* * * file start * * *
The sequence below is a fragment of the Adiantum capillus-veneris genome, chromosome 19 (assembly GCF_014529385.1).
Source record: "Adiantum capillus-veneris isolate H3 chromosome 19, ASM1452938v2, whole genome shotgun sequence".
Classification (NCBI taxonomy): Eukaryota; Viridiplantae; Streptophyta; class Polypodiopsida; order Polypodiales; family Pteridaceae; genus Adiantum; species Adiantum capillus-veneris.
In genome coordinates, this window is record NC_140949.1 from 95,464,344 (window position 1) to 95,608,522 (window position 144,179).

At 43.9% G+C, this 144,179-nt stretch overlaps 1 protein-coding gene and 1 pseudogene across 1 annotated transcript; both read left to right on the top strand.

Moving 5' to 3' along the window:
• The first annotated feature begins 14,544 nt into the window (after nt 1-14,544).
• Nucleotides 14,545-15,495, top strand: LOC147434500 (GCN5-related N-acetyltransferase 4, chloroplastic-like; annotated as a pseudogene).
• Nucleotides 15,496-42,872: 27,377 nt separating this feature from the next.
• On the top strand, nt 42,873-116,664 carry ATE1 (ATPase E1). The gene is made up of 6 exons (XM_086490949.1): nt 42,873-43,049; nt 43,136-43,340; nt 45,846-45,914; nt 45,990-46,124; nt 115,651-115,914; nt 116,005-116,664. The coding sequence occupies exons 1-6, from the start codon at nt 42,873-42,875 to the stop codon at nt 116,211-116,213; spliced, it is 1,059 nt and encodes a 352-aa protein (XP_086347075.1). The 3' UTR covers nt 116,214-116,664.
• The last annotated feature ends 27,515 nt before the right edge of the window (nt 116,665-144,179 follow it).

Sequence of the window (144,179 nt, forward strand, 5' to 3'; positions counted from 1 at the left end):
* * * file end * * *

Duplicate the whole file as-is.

The sequence below is a fragment of the Adiantum capillus-veneris genome, chromosome 19 (assembly GCF_014529385.1).
Source record: "Adiantum capillus-veneris isolate H3 chromosome 19, ASM1452938v2, whole genome shotgun sequence".
Classification (NCBI taxonomy): Eukaryota; Viridiplantae; Streptophyta; class Polypodiopsida; order Polypodiales; family Pteridaceae; genus Adiantum; species Adiantum capillus-veneris.
In genome coordinates, this window is record NC_140949.1 from 95,464,344 (window position 1) to 95,608,522 (window position 144,179).

At 43.9% G+C, this 144,179-nt stretch overlaps 1 protein-coding gene and 1 pseudogene across 1 annotated transcript; both read left to right on the top strand.

Moving 5' to 3' along the window:
• The first annotated feature begins 14,544 nt into the window (after nt 1-14,544).
• Nucleotides 14,545-15,495, top strand: LOC147434500 (GCN5-related N-acetyltransferase 4, chloroplastic-like; annotated as a pseudogene).
• Nucleotides 15,496-42,872: 27,377 nt separating this feature from the next.
• On the top strand, nt 42,873-116,664 carry ATE1 (ATPase E1). The gene is made up of 6 exons (XM_086490949.1): nt 42,873-43,049; nt 43,136-43,340; nt 45,846-45,914; nt 45,990-46,124; nt 115,651-115,914; nt 116,005-116,664. The coding sequence occupies exons 1-6, from the start codon at nt 42,873-42,875 to the stop codon at nt 116,211-116,213; spliced, it is 1,059 nt and encodes a 352-aa protein (XP_086347075.1). The 3' UTR covers nt 116,214-116,664.
• The last annotated feature ends 27,515 nt before the right edge of the window (nt 116,665-144,179 follow it).

Sequence of the window (144,179 nt, forward strand, 5' to 3'; positions counted from 1 at the left end):